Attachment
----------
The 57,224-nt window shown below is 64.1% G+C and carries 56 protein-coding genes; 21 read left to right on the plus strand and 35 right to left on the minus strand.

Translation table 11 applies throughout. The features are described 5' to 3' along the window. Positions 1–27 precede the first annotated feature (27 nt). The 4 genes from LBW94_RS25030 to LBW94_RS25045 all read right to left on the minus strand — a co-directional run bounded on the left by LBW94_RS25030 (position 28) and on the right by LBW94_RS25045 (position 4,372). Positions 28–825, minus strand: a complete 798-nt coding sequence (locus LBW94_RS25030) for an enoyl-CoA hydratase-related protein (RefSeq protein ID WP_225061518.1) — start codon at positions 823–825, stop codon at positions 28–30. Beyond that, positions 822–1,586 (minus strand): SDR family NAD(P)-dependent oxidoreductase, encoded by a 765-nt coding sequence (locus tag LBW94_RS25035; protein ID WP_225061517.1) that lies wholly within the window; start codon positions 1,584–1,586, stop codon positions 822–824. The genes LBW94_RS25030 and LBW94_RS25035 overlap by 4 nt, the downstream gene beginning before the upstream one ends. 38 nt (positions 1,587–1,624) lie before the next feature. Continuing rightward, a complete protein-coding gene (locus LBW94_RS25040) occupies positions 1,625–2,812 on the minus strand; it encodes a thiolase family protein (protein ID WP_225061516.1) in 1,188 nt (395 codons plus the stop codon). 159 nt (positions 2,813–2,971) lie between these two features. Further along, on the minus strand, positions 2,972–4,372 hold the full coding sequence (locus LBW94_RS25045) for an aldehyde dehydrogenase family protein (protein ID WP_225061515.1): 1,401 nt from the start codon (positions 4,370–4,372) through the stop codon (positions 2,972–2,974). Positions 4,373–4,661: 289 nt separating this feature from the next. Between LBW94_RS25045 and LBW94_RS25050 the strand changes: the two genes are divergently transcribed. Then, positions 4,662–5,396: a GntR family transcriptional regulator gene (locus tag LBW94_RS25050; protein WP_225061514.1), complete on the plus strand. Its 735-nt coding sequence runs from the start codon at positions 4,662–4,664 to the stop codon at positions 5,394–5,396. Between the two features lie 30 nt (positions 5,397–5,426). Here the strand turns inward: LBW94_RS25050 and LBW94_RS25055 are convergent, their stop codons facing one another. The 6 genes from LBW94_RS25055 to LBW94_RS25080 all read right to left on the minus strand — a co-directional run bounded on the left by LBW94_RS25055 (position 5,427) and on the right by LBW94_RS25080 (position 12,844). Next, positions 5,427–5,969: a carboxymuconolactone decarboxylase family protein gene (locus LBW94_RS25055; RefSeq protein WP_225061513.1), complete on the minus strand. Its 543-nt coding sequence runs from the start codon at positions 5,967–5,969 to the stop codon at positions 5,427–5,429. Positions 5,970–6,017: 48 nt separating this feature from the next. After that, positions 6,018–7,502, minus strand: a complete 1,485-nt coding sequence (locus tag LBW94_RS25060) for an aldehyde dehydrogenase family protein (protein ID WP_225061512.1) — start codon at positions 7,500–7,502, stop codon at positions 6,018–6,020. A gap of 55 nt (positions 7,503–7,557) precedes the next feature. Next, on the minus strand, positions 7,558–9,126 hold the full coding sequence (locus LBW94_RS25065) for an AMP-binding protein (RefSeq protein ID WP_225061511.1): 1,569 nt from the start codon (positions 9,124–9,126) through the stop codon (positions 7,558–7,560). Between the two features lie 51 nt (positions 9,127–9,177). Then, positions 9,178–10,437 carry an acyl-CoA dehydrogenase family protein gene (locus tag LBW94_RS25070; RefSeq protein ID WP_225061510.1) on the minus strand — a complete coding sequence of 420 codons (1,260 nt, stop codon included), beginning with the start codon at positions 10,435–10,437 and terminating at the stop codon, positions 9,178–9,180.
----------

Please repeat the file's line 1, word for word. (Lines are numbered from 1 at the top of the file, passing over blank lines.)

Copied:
The 57,224-nt window shown below is 64.1% G+C and carries 56 protein-coding genes; 21 read left to right on the plus strand and 35 right to left on the minus strand.